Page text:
Bill Johnson

Paper Mulberry

Broussonetia papyrifera (L.) L’Her. ex Vent.
Mulberry family (Moraceae)

Origin: Japan and Taiwan

Paper mulberry was introduced for use as a fast-growing shade tree. Native Pacific cultures use it to make bark cloth.

Distribution and Habitat
Found from Illinois to Massachusetts, south to Florida and west to Texas, paper mulberry invades open habitats such as forest and field edges. Internationally, it is identified as an invasive weed in over a dozen countries.

Ecological Threat
Once established it grows vigorously, displacing native plants through competition and shading. If left unmanaged, paper mulberry can dominate a site. Its shallow root system makes it susceptible to blowing over during high winds, posing a hazard to people and causing slope erosion and further degradation of an area.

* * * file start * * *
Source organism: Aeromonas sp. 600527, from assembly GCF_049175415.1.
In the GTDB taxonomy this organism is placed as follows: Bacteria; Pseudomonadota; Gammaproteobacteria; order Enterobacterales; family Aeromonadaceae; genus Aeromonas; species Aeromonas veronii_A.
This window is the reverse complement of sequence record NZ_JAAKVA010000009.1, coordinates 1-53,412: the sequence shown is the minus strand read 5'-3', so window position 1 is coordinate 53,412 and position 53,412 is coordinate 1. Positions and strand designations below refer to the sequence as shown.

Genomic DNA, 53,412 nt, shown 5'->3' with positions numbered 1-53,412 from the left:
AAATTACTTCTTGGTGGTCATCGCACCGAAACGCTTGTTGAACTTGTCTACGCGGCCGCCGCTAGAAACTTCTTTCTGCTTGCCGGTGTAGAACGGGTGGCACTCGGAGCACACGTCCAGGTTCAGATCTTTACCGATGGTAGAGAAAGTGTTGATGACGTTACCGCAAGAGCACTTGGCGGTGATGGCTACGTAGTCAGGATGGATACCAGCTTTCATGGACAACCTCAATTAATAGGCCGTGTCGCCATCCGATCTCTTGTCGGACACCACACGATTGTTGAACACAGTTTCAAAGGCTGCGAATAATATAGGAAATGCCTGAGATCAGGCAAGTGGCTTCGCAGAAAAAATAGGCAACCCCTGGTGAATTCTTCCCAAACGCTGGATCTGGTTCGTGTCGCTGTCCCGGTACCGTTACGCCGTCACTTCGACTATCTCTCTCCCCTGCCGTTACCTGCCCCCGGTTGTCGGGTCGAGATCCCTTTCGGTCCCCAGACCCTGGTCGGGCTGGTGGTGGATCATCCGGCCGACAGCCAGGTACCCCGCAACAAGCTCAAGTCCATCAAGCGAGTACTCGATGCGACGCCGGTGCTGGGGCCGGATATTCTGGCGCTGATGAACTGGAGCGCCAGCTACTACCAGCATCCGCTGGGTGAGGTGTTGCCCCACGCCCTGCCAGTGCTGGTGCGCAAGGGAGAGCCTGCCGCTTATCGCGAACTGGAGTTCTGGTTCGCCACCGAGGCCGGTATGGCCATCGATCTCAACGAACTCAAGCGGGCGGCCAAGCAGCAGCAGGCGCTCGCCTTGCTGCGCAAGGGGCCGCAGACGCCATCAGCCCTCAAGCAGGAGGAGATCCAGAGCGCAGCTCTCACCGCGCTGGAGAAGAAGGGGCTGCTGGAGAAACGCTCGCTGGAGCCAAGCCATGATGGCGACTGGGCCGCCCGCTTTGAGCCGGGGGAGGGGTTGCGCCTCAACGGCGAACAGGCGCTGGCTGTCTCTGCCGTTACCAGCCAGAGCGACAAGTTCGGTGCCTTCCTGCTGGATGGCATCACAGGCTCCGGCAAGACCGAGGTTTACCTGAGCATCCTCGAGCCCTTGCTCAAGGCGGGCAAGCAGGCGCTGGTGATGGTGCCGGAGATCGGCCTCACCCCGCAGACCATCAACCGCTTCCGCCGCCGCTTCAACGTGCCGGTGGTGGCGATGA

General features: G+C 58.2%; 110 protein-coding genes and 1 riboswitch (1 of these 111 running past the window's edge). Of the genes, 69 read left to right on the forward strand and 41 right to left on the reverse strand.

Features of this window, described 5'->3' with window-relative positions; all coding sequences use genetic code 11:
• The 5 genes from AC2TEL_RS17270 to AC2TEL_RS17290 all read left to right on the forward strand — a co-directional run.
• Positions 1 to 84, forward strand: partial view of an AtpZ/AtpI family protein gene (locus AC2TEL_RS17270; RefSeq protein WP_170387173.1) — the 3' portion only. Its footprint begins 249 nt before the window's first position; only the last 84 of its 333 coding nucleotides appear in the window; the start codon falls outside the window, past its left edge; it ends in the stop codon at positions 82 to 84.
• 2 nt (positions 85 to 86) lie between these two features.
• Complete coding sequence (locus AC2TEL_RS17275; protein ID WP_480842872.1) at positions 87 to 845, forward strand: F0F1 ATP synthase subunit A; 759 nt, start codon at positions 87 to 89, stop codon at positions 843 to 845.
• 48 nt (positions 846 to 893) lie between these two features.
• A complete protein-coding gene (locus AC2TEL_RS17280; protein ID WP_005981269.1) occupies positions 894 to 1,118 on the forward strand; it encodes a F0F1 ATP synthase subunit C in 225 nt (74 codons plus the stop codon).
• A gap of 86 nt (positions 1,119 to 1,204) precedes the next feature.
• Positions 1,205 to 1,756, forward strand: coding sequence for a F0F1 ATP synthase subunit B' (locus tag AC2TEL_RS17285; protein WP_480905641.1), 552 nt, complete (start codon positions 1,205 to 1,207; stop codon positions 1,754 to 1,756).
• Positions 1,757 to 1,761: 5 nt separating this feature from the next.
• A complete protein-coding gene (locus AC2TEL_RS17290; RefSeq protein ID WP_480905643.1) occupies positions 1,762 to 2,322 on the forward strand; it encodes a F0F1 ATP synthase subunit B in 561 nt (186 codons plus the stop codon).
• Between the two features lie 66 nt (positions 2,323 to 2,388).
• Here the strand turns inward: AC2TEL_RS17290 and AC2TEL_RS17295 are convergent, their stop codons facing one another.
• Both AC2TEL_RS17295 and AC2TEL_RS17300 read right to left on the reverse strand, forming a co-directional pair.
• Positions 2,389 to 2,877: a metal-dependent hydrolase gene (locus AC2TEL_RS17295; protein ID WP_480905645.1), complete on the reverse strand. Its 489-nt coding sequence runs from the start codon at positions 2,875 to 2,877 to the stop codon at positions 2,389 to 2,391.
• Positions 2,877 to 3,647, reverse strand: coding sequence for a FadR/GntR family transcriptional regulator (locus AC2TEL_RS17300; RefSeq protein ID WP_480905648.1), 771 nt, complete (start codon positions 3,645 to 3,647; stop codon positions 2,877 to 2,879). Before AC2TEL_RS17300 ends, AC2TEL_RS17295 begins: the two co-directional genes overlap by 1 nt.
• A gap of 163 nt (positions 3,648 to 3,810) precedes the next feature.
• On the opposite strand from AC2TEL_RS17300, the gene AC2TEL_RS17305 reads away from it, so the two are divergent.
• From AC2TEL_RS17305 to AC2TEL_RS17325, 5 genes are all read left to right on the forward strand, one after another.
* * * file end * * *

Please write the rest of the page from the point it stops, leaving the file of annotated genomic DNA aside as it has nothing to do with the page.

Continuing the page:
Amy Richard, UFL

Description and Biology

Prevention and Control
See Control Options.

Native Alternatives
Basswood (Tilia heterophylla) and sassafras (Sassafras albidum) have similar foliage and form and grow in similar places as paper mulberry.


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Last updated:11-Nov-2010